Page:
Farmington Schools students help impoverished kids DREAM

A group of Farmington Public Schools (FPS) International Baccalaureate (IB) students recently completed the program’s sixth service learning trip to the Dominican Republic.

The trip is open to 9th-12th graders who are enrolled in an IB course or are on track for an IB Diploma.

IB students volunteer
(Farmington Public Schools)

Service learning trips provide IB students with immersion in the Latin American culture and language. They volunteer and spend some time working through cross-cultural lessons, while being tourists in another country.

FPS students volunteered through the Dominican Republic Education and Mentoring (DREAM) Project, a supplement to the country’s school system that extends from early childhood through young adulthood. DREAM empowers at-risk children and youth to create a better future for themselves and their families.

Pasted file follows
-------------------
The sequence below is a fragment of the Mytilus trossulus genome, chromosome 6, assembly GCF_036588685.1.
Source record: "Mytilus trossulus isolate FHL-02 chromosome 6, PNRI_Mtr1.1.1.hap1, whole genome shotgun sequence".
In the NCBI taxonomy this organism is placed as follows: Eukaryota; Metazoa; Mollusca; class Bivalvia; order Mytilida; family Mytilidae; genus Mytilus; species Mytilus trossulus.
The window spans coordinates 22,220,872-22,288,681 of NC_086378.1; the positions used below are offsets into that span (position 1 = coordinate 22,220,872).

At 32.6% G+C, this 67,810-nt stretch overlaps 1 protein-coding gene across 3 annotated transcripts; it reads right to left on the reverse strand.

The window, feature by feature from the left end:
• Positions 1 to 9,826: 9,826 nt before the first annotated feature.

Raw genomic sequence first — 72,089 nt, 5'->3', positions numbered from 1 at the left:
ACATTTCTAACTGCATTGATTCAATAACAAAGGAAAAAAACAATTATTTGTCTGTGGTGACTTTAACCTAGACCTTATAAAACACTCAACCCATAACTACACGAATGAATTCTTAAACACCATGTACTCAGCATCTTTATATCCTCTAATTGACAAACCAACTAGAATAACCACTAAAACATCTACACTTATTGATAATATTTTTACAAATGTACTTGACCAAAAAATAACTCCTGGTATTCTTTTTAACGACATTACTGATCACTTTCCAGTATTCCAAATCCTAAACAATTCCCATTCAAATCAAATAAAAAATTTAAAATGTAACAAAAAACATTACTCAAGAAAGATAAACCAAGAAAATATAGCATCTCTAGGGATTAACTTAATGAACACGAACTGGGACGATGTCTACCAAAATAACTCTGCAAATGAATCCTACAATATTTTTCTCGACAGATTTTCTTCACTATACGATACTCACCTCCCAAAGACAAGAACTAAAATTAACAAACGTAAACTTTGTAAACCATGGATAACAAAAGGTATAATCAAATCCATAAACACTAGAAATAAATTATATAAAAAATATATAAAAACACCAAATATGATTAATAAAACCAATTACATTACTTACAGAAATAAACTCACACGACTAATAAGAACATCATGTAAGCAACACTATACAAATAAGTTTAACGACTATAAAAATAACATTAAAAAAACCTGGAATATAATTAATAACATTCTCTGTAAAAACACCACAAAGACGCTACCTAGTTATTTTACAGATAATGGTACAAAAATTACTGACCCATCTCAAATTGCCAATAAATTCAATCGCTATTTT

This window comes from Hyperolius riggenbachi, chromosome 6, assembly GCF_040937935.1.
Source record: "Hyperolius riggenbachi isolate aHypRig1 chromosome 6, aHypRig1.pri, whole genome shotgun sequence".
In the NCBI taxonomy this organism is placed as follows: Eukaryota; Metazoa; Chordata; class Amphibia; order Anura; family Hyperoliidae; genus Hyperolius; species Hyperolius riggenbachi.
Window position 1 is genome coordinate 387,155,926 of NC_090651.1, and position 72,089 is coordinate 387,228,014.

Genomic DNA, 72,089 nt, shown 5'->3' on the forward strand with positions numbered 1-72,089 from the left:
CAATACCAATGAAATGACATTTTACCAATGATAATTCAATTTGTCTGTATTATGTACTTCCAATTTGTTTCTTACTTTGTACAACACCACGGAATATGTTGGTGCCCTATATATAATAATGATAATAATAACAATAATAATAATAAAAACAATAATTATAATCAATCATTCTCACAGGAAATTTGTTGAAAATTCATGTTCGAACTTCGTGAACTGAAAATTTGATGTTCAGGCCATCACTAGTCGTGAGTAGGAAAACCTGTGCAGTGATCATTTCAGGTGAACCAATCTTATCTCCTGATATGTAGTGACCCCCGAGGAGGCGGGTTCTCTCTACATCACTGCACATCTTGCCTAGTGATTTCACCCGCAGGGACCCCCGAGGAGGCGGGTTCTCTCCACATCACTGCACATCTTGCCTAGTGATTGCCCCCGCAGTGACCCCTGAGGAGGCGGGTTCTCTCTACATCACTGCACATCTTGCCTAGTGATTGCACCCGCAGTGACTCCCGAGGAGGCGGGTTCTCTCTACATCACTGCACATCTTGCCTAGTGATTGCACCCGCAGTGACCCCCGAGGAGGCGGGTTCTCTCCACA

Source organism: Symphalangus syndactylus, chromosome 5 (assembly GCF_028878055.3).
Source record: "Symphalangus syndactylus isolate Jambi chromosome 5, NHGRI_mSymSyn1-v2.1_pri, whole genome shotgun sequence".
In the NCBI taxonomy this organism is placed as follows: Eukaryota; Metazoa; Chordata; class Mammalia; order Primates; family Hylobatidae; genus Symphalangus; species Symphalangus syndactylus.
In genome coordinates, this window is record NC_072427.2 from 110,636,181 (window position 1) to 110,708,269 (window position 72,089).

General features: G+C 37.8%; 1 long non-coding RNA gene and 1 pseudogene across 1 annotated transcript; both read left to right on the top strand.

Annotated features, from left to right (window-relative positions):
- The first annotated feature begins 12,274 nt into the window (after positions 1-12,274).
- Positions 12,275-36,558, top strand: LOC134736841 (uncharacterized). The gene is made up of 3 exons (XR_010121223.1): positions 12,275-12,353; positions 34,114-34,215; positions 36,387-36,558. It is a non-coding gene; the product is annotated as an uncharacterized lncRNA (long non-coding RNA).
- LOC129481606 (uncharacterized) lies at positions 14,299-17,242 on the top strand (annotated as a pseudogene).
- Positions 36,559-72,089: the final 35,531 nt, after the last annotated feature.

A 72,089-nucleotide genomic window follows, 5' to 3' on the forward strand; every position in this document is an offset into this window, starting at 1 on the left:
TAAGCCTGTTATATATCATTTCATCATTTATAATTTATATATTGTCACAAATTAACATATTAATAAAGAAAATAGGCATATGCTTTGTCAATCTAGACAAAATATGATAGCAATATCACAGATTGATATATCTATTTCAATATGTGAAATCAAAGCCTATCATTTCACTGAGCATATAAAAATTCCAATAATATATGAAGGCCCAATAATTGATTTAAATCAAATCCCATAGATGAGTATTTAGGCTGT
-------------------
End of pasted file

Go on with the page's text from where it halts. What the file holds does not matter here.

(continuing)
Farmington Schools IB students DREAM
(Farmington Public Schools)

Over the years, the IB Programme has partnered with the (DREAM) Project to paint murals, build bookcases, create a new garden, and transform a garbage dump into a baseball field, which is now known as Harrison’s Field of Dreams. Additionally, IB students have collected and donated more than 7,000 pounds of school supplies, athletic equipment, food, and clothing to impoverished Dominican families.

“The desire to learn and the compassion displayed by the kids was something I had never experienced before,” said Phoebe Block, 2018 Harrison High School graduate. “Even though I went to the Dominican Republic expecting to give my time, knowledge, and resources, I got back more than I could ever ask for.”

“They showed me that I shouldn’t take a day for granted,” said Lydia Ferguson, a junior at Harrison High School. “They showed me that the littlest things can make another person’s day. They reminded me that we are more alike than different. We’re all human. Love and compassion don’t see race, gender, or age.”

Learn more about DREAM at

– Press release

Reported by